Yesterday morning I noticed the water had a murky yellowish colour and a bad smell. This happens sometimes, especially during the monsoon. But it had never been this bad.
I tried out the water purifier, which purifies the tap water so that it’s potable. The purifier has a special 3-stage filter process: the tap water goes through an a micron pre-filter, followed by a silver-impregnated activated carbon purifier, before it is zapped by ultra-violet light. The result is drinking water as good as the mineral water sold in bottles in the shops. But this time, once run through the purifier, the water had a slight yellow tinge and a bad taste. I went up to the roof, opened the lid of the tank and peered inside. The water was so cloudy, I couldn’t see the bottom.
Water is stored in tanks on the roof.
On my way to the shop to get a few bottles of mineral water, I stopped by to see my landlords and ask them what was going on. My landlady told me that her husband is sick, and so are some of our neighbours. Everyone is complaining about the water. She reassured me by saying that they had called someone to come and empty and clean the sump and tanks. Clean water would then be delivered from a private water company.
Whoever said that future wars will be waged over water was so right. During my first weeks in Bangalore I had written about the bandh or general strike that had been called in anticipation of the Supreme Court’s decision in the Cauvery water dispute. The Cauvery is an important river in South India. It’s one of India’s seven sacred rivers, and perhaps most importantly, the main water source for three South Indian states: Tamil Nadu, Karnataka and Kerala. 80% of Bangalore’s water comes from the Cauvery river which is 120 kilometres away. Water is a very precious commodity in India. Shortages are frequent, especially during the hot, rainless summer months. Ads for apartments for rent boast ‘24-hour water supply’ along with other important features like fitted kitchens and uninterrupted electricity.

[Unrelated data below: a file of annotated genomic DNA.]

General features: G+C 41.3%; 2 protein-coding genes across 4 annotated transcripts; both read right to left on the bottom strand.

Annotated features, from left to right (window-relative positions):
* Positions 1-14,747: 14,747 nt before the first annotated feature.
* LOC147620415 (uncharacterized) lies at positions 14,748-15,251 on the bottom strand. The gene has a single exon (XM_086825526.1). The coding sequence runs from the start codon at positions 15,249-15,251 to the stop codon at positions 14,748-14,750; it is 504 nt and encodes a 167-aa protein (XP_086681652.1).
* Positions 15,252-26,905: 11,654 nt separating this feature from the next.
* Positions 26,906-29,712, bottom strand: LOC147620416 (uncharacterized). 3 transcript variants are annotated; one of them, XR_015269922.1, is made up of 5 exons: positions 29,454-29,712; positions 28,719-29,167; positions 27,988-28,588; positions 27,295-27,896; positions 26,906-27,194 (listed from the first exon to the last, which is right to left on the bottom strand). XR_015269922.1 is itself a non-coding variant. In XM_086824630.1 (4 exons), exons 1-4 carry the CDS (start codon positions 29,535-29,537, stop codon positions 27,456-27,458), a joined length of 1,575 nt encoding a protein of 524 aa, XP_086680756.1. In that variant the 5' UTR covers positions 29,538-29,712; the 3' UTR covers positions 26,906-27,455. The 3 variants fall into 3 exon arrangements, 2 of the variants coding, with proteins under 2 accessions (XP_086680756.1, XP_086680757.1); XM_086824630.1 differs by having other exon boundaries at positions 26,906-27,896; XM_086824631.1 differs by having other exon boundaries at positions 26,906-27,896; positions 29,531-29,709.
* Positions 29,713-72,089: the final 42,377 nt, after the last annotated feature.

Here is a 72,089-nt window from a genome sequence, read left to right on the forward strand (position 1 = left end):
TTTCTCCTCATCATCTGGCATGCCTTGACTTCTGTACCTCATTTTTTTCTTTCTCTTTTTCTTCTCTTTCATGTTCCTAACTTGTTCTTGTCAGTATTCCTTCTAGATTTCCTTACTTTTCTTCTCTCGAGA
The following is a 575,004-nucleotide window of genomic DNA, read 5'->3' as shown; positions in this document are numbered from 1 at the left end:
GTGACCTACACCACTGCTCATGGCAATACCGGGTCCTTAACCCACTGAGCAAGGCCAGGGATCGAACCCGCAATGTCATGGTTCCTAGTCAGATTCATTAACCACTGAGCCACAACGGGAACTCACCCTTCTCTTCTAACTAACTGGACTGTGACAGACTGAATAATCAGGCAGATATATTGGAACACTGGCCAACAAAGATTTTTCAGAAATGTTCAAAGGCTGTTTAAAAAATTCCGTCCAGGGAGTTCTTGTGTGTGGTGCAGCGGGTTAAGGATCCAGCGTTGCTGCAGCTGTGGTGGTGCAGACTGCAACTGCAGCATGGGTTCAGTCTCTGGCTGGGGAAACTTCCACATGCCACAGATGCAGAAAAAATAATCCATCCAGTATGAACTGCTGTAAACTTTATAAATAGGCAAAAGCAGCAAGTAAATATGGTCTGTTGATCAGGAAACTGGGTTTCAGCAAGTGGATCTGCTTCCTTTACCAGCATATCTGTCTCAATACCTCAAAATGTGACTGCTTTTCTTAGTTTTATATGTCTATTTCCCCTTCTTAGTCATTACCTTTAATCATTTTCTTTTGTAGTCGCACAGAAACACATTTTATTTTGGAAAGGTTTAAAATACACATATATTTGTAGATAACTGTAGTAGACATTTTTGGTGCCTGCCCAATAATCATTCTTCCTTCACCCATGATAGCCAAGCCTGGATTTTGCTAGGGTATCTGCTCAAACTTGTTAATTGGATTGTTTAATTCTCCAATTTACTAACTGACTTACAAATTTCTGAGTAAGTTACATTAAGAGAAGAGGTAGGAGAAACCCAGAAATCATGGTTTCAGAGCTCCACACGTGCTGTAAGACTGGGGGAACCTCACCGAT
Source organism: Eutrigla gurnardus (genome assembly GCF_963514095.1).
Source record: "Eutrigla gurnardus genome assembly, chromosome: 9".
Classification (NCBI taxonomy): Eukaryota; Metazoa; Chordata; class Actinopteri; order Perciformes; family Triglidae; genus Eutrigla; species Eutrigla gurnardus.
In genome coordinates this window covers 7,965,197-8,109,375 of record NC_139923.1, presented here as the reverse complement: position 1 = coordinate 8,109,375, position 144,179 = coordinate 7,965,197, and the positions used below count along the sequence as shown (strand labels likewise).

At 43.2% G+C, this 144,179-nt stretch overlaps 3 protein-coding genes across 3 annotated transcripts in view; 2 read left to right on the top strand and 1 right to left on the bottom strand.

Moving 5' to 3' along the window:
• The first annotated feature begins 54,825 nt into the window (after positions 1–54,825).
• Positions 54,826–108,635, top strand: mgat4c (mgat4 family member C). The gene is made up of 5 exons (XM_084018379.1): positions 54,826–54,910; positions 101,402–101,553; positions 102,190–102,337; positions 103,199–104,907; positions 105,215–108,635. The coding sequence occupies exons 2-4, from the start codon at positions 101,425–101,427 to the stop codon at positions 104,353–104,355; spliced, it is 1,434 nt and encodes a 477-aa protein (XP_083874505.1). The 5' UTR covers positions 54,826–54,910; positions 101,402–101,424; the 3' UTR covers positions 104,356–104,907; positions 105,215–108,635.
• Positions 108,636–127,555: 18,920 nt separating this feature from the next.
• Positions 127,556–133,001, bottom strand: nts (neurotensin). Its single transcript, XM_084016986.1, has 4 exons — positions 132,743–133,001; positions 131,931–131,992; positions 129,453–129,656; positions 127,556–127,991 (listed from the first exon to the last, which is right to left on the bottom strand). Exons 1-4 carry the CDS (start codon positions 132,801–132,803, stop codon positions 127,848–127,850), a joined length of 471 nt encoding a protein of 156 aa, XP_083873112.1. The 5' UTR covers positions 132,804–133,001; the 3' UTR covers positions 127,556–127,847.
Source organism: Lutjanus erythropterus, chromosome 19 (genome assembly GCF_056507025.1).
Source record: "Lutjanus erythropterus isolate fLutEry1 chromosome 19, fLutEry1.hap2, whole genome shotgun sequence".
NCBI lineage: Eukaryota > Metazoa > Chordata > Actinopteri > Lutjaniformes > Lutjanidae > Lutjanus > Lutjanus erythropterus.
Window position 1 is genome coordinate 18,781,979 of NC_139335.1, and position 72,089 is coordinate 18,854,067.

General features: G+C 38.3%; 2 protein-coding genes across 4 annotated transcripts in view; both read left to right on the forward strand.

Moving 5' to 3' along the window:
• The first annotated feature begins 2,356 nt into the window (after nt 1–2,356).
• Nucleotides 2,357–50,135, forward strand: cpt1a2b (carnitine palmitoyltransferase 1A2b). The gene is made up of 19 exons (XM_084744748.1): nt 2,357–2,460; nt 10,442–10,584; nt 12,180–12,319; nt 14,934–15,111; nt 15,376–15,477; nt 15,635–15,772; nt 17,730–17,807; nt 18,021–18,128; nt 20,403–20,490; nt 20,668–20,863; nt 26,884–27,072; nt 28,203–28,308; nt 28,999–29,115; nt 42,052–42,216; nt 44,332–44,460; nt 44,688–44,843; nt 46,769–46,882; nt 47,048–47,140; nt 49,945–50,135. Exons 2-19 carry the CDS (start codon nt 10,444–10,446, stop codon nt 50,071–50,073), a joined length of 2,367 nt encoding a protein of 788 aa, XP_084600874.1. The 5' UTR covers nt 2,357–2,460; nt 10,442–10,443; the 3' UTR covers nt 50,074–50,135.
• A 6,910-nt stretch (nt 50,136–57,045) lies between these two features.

Luckily we have never had problems with water supply. Water from the corporation (municipal authorities) arrives in the sump. It’s pumped up into tanks on the roof where it’s stored until we turn on a tap. My landlord has to remember to turn on the pump every other day or so, so that the tanks stay full. In other houses and apartments, water arrives via a tanker. Water tankers (painted in bright colours) are a very familiar sight in Bangalore. I regularly see them barrelling down the roads, sometimes with water sloshing from the top or even running over the side! But although our water supply is frequent, as you’ve just seen above, it is not always clean.
Photo courtesy of KeithDM
One of these colourful tankers showed up at our house that same day and we now have good, clean water again. But my landlord is livid because this ‘private water’ is of course more expensive that the murky yellow stuff the corporation gives us. He filled a bottle with the yellowish stuff and stomped off to the Bangalore Water Supply and Sewerage Board (BWSSB) to complain – to no avail. “They are not concerned. They are corrupt to the core!” he angrily told me. He then contacted The Times of India. He’s saving the bottle of murky water for the journalist who has promised to come and hear his water woes.